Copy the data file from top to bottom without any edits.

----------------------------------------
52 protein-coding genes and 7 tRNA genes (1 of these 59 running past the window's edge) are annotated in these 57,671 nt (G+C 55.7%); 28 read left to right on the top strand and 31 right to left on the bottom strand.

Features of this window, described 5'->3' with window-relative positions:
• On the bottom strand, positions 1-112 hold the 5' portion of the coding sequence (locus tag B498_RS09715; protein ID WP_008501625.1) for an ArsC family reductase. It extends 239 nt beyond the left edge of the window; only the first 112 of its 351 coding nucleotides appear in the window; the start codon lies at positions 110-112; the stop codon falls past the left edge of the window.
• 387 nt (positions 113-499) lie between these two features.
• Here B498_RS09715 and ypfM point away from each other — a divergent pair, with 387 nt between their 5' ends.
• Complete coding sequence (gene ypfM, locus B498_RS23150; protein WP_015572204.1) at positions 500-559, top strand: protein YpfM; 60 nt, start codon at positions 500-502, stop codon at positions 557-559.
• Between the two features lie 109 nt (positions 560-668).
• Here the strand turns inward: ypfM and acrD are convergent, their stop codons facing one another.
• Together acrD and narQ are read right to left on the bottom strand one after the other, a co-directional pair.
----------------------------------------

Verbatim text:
52 protein-coding genes and 7 tRNA genes (1 of these 59 running past the window's edge) are annotated in these 57,671 nt (G+C 55.7%); 28 read left to right on the top strand and 31 right to left on the bottom strand.

Features of this window, described 5'->3' with window-relative positions:
• On the bottom strand, positions 1-112 hold the 5' portion of the coding sequence (locus tag B498_RS09715; protein ID WP_008501625.1) for an ArsC family reductase. It extends 239 nt beyond the left edge of the window; only the first 112 of its 351 coding nucleotides appear in the window; the start codon lies at positions 110-112; the stop codon falls past the left edge of the window.
• 387 nt (positions 113-499) lie between these two features.
• Here B498_RS09715 and ypfM point away from each other — a divergent pair, with 387 nt between their 5' ends.
• Complete coding sequence (gene ypfM, locus B498_RS23150; protein WP_015572204.1) at positions 500-559, top strand: protein YpfM; 60 nt, start codon at positions 500-502, stop codon at positions 557-559.
• Between the two features lie 109 nt (positions 560-668).
• Here the strand turns inward: ypfM and acrD are convergent, their stop codons facing one another.
• Together acrD and narQ are read right to left on the bottom strand one after the other, a co-directional pair.